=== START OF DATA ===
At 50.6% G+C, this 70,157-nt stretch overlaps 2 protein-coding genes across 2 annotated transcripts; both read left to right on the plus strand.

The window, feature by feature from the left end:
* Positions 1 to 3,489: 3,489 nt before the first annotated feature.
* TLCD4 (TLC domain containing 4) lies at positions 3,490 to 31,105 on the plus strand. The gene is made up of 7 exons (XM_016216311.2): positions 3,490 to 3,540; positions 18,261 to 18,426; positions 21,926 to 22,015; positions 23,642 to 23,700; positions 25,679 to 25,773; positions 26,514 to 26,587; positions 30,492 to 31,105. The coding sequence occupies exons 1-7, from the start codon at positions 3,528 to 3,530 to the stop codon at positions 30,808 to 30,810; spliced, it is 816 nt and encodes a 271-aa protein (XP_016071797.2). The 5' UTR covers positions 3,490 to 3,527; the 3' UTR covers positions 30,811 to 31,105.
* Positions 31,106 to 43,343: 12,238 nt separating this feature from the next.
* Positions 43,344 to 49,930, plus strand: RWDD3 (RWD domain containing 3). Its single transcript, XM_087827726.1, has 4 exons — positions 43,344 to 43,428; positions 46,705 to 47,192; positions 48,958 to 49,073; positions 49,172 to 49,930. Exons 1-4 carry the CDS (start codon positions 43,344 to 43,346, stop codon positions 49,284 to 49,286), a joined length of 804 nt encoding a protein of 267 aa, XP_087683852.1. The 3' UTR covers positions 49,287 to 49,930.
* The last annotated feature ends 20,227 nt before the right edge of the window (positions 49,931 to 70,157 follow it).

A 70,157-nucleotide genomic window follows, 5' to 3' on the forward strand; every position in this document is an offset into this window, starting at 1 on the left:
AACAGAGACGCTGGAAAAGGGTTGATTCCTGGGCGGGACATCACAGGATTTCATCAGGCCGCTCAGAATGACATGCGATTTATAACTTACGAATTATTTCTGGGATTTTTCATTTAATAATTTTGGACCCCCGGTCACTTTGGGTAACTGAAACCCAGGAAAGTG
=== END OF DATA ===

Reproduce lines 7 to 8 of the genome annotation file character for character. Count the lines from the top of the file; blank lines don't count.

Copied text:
* The last annotated feature ends 20,227 nt before the right edge of the window (positions 49,931 to 70,157 follow it).

A 70,157-nucleotide genomic window follows, 5' to 3' on the forward strand; every position in this document is an offset into this window, starting at 1 on the left: